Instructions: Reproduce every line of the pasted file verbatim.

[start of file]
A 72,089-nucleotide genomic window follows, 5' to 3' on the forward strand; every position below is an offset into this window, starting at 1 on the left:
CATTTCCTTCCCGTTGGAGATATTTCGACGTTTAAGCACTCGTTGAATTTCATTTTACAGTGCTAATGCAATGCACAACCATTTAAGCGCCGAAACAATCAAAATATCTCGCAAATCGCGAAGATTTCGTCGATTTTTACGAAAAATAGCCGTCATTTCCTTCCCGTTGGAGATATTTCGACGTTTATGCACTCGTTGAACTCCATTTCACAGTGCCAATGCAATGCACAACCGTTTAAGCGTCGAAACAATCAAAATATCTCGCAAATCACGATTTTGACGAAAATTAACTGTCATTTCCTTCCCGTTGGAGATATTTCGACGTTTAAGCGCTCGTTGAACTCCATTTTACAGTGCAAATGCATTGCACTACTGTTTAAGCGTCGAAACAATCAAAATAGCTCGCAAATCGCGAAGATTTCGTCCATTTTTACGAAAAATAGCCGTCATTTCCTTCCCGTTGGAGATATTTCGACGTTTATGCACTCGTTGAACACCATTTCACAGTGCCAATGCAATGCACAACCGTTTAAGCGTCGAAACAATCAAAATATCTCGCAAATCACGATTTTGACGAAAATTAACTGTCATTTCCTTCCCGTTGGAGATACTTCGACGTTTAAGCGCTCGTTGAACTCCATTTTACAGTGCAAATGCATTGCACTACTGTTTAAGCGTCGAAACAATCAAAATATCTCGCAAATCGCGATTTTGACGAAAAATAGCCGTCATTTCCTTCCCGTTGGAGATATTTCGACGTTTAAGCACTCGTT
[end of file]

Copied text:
A 72,089-nucleotide genomic window follows, 5' to 3' on the forward strand; every position below is an offset into this window, starting at 1 on the left:
CATTTCCTTCCCGTTGGAGATATTTCGACGTTTAAGCACTCGTTGAATTTCATTTTACAGTGCTAATGCAATGCACAACCATTTAAGCGCCGAAACAATCAAAATATCTCGCAAATCGCGAAGATTTCGTCGATTTTTACGAAAAATAGCCGTCATTTCCTTCCCGTTGGAGATATTTCGACGTTTATGCACTCGTTGAACTCCATTTCACAGTGCCAATGCAATGCACAACCGTTTAAGCGTCGAAACAATCAAAATATCTCGCAAATCACGATTTTGACGAAAATTAACTGTCATTTCCTTCCCGTTGGAGATATTTCGACGTTTAAGCGCTCGTTGAACTCCATTTTACAGTGCAAATGCATTGCACTACTGTTTAAGCGTCGAAACAATCAAAATAGCTCGCAAATCGCGAAGATTTCGTCCATTTTTACGAAAAATAGCCGTCATTTCCTTCCCGTTGGAGATATTTCGACGTTTATGCACTCGTTGAACACCATTTCACAGTGCCAATGCAATGCACAACCGTTTAAGCGTCGAAACAATCAAAATATCTCGCAAATCACGATTTTGACGAAAATTAACTGTCATTTCCTTCCCGTTGGAGATACTTCGACGTTTAAGCGCTCGTTGAACTCCATTTTACAGTGCAAATGCATTGCACTACTGTTTAAGCGTCGAAACAATCAAAATATCTCGCAAATCGCGATTTTGACGAAAAATAGCCGTCATTTCCTTCCCGTTGGAGATATTTCGACGTTTAAGCACTCGTT